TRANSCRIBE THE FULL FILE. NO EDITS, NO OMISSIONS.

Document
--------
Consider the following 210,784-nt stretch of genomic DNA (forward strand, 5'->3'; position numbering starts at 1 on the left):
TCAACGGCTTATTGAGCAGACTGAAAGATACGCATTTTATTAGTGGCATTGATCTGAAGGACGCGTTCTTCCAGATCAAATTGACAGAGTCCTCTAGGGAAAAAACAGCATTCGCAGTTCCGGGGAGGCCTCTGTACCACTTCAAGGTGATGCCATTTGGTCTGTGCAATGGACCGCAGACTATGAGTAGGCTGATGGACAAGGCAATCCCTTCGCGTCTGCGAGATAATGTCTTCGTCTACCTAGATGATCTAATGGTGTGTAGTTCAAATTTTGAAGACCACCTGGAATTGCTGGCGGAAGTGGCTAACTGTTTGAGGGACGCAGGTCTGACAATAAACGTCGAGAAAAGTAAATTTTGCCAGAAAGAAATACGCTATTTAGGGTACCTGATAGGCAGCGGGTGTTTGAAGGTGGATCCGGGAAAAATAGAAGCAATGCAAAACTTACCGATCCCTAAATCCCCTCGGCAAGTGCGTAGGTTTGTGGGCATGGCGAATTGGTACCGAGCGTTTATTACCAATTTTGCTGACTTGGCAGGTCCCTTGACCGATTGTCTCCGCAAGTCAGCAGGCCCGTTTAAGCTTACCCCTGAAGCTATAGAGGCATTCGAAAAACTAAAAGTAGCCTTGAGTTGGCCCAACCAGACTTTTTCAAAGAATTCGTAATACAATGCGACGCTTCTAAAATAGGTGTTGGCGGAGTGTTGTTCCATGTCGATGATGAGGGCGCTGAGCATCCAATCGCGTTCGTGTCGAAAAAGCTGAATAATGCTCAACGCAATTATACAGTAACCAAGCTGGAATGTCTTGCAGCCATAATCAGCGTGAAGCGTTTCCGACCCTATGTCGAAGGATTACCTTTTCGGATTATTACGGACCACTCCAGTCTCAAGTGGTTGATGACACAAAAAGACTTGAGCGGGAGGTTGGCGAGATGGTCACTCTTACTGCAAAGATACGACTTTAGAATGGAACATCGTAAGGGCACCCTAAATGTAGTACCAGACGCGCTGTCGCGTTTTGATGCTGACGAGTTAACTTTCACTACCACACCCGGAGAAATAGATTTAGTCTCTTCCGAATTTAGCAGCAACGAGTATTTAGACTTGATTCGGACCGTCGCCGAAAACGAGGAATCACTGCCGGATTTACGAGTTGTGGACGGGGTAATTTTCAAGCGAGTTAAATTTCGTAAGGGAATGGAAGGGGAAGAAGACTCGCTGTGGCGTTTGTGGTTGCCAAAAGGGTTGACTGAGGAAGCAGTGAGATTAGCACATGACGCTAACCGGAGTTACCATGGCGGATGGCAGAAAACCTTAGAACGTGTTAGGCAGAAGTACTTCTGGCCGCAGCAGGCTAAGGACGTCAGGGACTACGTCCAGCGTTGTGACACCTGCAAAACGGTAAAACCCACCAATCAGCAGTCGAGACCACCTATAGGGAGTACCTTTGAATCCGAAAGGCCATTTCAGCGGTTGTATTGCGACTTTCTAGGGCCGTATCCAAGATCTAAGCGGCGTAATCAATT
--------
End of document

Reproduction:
Consider the following 210,784-nt stretch of genomic DNA (forward strand, 5'->3'; position numbering starts at 1 on the left):
TCAACGGCTTATTGAGCAGACTGAAAGATACGCATTTTATTAGTGGCATTGATCTGAAGGACGCGTTCTTCCAGATCAAATTGACAGAGTCCTCTAGGGAAAAAACAGCATTCGCAGTTCCGGGGAGGCCTCTGTACCACTTCAAGGTGATGCCATTTGGTCTGTGCAATGGACCGCAGACTATGAGTAGGCTGATGGACAAGGCAATCCCTTCGCGTCTGCGAGATAATGTCTTCGTCTACCTAGATGATCTAATGGTGTGTAGTTCAAATTTTGAAGACCACCTGGAATTGCTGGCGGAAGTGGCTAACTGTTTGAGGGACGCAGGTCTGACAATAAACGTCGAGAAAAGTAAATTTTGCCAGAAAGAAATACGCTATTTAGGGTACCTGATAGGCAGCGGGTGTTTGAAGGTGGATCCGGGAAAAATAGAAGCAATGCAAAACTTACCGATCCCTAAATCCCCTCGGCAAGTGCGTAGGTTTGTGGGCATGGCGAATTGGTACCGAGCGTTTATTACCAATTTTGCTGACTTGGCAGGTCCCTTGACCGATTGTCTCCGCAAGTCAGCAGGCCCGTTTAAGCTTACCCCTGAAGCTATAGAGGCATTCGAAAAACTAAAAGTAGCCTTGAGTTGGCCCAACCAGACTTTTTCAAAGAATTCGTAATACAATGCGACGCTTCTAAAATAGGTGTTGGCGGAGTGTTGTTCCATGTCGATGATGAGGGCGCTGAGCATCCAATCGCGTTCGTGTCGAAAAAGCTGAATAATGCTCAACGCAATTATACAGTAACCAAGCTGGAATGTCTTGCAGCCATAATCAGCGTGAAGCGTTTCCGACCCTATGTCGAAGGATTACCTTTTCGGATTATTACGGACCACTCCAGTCTCAAGTGGTTGATGACACAAAAAGACTTGAGCGGGAGGTTGGCGAGATGGTCACTCTTACTGCAAAGATACGACTTTAGAATGGAACATCGTAAGGGCACCCTAAATGTAGTACCAGACGCGCTGTCGCGTTTTGATGCTGACGAGTTAACTTTCACTACCACACCCGGAGAAATAGATTTAGTCTCTTCCGAATTTAGCAGCAACGAGTATTTAGACTTGATTCGGACCGTCGCCGAAAACGAGGAATCACTGCCGGATTTACGAGTTGTGGACGGGGTAATTTTCAAGCGAGTTAAATTTCGTAAGGGAATGGAAGGGGAAGAAGACTCGCTGTGGCGTTTGTGGTTGCCAAAAGGGTTGACTGAGGAAGCAGTGAGATTAGCACATGACGCTAACCGGAGTTACCATGGCGGATGGCAGAAAACCTTAGAACGTGTTAGGCAGAAGTACTTCTGGCCGCAGCAGGCTAAGGACGTCAGGGACTACGTCCAGCGTTGTGACACCTGCAAAACGGTAAAACCCACCAATCAGCAGTCGAGACCACCTATAGGGAGTACCTTTGAATCCGAAAGGCCATTTCAGCGGTTGTATTGCGACTTTCTAGGGCCGTATCCAAGATCTAAGCGGCGTAATCAATT